Excerpts from recent editorials in the United States and abroad:
The Philadelphia Inquirer on the arrest of two black men at Starbucks:
It’s notable that both Facebook and Starbucks, two mega-giants of what has been called the new economy, have had public comeuppances within days of each other.
Last week, Mark Zuckerberg was called onto the congressional carpet to explain how his company compromised the privacy of millions of people and may have unwittingly distorted the last presidential election.
Starbucks’ woes are related to a single incident last week in Philadelphia, when two black men were arrested for not buying coffee, but the shock waves so far have proved massive, including protests, calls for a global boycott, and a public apology from the company’s CEO.
The scale of the missteps might appear to be different, but the potential fallout could be disastrous for two companies that have until now been seen as 21st century behemoths that share global impact and roots in both technology and social change.
Starbucks essentially serves as the cafeteria for the new economy; it would be nowhere, after all, without its WiFi signals.
Starbucks became a revolution not just for charging a premium price for coffee and giving an Italian name to its servers, but for blurring the lines between retail space and civic space. By encouraging people to park their laptops for hours on end for the price of a cup of coffee, it created new public spaces throughout the country and the world.
The two men arrested last week broke the rules of that space by not buying coffee. But Starbucks broke a more important rule: By demonizing two people based on their race, it left democracy out of the public space.
Starbucks has never been shy about touting its values, or its belief in corporate responsibility. It created a corporate social-responsibility department in 1999, has been outspoken on a range of issues, and in 2015 started an ill-fated “race together” movement in response to police shootings of black men.
If a company this “enlightened” can stumble as badly as this single store did when it called the police on two black men, the message is not so much that Starbucks is evil but that racism still has an unshakable and tragic hold in this country.
Finding racism, inadvertent or otherwise, in a self-described socially responsible company, speaks to how deeply ingrained hate, fear, and discrimination are, and to just how little we, as a country, have evolved from our racist, slaveholding past.
Even if the Starbucks incident comes down to one individual store manager making a mistake, we also have to wonder what prompted the kind of law enforcement response that led to at least six cops showing up to arrest the men (who, apparently knowing the drill, remained calm and compliant while being led away in handcuffs).
Police Commissioner Richard Ross needs to better explain how this deployment of force grew way out of proportion to the situation. It’s natural to wonder what kind of police response there would be for a similar complaint from a neighbourhood that isn’t Rittenhouse Square.
Starbucks has responded quickly and communicated remorse and a commitment to social justice. What will it take for the rest of us to do the same?
The Dallas Morning News on the legacy of Barbara Bush:
Anyone who doubts that Barbara Pierce Bush was a force in her own right never saw her speak live. On one occasion we caught her at an event at Texas A&M University where the crowd roared to life the moment the emcee said, “And here she is, the Silver Fox herself.”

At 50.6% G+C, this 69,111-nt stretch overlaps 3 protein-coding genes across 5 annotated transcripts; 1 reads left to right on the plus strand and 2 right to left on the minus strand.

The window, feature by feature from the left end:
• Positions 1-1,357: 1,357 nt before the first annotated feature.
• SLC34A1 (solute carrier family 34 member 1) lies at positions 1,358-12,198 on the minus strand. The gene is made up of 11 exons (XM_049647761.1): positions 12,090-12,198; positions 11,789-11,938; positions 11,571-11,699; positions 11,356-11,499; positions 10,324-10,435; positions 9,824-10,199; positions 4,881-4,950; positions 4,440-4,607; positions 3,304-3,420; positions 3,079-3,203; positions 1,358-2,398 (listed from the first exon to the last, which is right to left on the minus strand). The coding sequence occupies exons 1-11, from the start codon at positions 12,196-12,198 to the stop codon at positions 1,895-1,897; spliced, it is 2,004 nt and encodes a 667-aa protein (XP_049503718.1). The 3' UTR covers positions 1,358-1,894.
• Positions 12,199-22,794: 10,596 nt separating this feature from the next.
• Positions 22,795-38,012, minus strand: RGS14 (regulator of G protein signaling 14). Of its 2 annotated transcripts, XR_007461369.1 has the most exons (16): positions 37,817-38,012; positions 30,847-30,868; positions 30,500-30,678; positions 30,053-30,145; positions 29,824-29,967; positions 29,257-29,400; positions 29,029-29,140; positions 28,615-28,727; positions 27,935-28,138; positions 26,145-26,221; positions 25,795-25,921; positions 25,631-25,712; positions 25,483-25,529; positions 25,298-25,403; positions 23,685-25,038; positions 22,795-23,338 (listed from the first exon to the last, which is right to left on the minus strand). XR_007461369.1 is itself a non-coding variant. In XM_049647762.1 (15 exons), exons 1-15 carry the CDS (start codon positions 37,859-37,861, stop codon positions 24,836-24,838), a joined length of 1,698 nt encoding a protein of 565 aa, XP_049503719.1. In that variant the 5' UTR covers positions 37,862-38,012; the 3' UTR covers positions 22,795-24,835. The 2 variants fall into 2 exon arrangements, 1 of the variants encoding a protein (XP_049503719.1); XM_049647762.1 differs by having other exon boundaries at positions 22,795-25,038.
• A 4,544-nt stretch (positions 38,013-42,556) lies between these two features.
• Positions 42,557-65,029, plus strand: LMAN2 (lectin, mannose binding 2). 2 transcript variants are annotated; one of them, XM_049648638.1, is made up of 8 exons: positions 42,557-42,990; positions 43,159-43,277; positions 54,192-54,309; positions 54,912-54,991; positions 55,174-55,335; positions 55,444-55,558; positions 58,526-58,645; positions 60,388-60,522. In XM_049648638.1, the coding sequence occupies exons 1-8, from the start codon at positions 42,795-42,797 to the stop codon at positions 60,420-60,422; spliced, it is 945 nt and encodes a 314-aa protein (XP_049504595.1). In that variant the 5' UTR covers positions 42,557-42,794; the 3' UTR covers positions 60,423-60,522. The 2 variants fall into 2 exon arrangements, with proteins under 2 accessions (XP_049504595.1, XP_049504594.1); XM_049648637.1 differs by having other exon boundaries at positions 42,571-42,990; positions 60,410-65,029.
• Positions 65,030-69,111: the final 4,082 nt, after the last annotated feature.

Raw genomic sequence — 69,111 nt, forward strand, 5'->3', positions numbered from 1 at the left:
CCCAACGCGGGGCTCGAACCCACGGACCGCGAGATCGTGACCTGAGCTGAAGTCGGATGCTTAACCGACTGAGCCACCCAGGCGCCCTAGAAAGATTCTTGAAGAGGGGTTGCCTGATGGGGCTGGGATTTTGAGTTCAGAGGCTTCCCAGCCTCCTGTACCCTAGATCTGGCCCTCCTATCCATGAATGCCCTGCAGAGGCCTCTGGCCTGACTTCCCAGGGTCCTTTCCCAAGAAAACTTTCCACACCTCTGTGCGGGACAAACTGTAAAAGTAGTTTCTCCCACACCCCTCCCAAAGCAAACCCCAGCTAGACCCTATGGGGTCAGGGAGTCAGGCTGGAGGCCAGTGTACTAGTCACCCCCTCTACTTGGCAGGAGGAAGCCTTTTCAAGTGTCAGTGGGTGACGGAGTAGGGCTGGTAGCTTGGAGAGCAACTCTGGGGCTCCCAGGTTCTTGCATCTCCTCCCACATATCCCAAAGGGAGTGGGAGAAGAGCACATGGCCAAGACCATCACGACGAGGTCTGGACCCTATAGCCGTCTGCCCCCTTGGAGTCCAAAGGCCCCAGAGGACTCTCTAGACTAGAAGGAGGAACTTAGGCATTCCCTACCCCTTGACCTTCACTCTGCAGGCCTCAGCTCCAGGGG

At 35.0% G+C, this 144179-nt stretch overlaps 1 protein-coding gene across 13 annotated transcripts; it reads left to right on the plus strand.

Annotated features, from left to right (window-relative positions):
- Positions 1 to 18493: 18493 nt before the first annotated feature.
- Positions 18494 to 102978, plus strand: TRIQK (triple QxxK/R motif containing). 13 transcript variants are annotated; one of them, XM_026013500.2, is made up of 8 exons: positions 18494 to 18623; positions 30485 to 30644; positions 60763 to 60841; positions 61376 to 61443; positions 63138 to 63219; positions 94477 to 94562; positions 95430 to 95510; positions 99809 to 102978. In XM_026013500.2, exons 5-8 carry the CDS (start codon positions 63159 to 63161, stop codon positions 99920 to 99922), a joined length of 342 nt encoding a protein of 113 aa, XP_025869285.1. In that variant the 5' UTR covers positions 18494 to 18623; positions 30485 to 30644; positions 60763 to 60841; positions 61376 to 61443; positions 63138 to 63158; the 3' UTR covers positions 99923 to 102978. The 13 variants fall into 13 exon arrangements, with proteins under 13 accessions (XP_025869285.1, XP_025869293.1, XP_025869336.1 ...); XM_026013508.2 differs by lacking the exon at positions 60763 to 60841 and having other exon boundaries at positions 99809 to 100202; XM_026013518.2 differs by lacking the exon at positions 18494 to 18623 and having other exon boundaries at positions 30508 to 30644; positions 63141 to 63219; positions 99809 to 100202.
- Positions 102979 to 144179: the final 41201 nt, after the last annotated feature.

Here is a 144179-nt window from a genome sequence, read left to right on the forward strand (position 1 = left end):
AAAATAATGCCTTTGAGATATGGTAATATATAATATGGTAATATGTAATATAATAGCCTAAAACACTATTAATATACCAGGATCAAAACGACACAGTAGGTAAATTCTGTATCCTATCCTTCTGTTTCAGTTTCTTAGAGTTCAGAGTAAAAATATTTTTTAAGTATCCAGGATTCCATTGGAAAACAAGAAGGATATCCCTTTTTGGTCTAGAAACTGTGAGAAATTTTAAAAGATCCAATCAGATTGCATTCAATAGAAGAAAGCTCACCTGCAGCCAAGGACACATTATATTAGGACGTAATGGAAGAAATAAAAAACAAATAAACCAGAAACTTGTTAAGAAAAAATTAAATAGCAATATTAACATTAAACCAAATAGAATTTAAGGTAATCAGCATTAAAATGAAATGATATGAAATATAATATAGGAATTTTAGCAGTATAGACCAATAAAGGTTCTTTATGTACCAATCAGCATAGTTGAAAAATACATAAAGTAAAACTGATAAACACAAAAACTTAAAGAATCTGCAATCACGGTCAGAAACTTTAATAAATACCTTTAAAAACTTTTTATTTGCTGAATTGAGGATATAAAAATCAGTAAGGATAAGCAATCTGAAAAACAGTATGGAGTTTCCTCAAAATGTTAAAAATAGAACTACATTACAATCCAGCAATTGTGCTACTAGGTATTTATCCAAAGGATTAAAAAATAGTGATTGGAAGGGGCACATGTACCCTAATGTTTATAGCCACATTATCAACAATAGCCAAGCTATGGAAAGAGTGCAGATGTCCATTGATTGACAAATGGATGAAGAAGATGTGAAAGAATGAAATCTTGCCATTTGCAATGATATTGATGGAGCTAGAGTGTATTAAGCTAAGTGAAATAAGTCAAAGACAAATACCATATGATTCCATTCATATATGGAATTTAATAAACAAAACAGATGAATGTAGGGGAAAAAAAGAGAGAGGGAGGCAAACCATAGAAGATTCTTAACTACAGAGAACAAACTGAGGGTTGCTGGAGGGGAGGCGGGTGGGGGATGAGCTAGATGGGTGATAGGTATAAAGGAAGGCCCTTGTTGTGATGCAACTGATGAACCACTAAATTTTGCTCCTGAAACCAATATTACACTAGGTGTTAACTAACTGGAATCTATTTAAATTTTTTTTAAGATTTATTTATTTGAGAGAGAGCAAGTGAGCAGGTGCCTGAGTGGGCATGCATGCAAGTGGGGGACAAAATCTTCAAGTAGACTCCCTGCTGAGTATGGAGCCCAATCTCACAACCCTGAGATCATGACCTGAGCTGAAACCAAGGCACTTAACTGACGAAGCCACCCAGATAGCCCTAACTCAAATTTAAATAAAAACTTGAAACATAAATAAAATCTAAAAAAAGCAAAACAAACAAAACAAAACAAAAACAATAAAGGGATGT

Bush, who died Tuesday at age 92, occupied that rarest of positions in American life: The wife of one president and the mother of another. Only Abigail Adams — married to the second president and mother of the sixth — shared that distinction. But to note this unique history is also to risk casting Bush in the shadow of two presidents, and that doesn’t do justice to the woman whose husband affectionately called her “Bar.”
Born and raised in New York, she possessed an inner strength that undergirded an extraordinary life. Married in 1945 at age 19 to George H.W. Bush, then a naval aviator, she would go on to move to West Texas and become a force within one of the most successful political families in American history.
Although sometimes known for her sharp wit, Bush’s legacy will be found in the compassion she demonstrated for other people. As first lady, at a time of irrational fear about the spread of HIV/AIDS, she famously pushed against stigmatizing those with the disease. She visited a home in Washington, D.C., for HIV positive children, where she cradled an infant and kissed a toddler. She said it was safe and the right thing for everyone to do. “There is a need for compassion,” she said.
Instantly recognizable for her grey hair and pearls, few today know that her hair first turned when her daughter Pauline Robinson Bush, known as Robin, tragically died at age 3 after battling leukemia.
Among the many initiatives she championed, Bush may be best known for her work on literacy. She launched the Barbara Bush Foundation for Family Literacy while in the White House and continued the work the rest of her life. The foundation, working with local partners, has awarded more than $40 million as of 2014 and helped more than 1,500 literacy programs.
This kind of work doesn’t generate the headlines or controversy often associated with the policy agenda of presidents, but it is the kind of effort that can improve millions of lives. “I still feel that being more literate will help us solve so many of the other problems facing our society,” she wrote in her memoir in 1994.
Her son George W. Bush is fond of saying that he has his father’s eyes and his mother’s mouth. That may be true, but we shouldn’t let that mask this truth: The depth of Barbara Bush’s heart endures in all of the people she has touched.
The Washington Post on proposed changes to safety-net programs:
Have you noticed how spending on welfare and other benefits for the poor is bankrupting the federal government? Neither have we. On Monday, the Congressional Budget Office forecast a vast increase in the federal debt over the next decade, due in large part to the GOP’s recent $1.5 trillion tax cut, most of which goes to businesses and wealthy households. On the domestic spending side, the biggies remain middle-class programs such as Medicare and Social Security.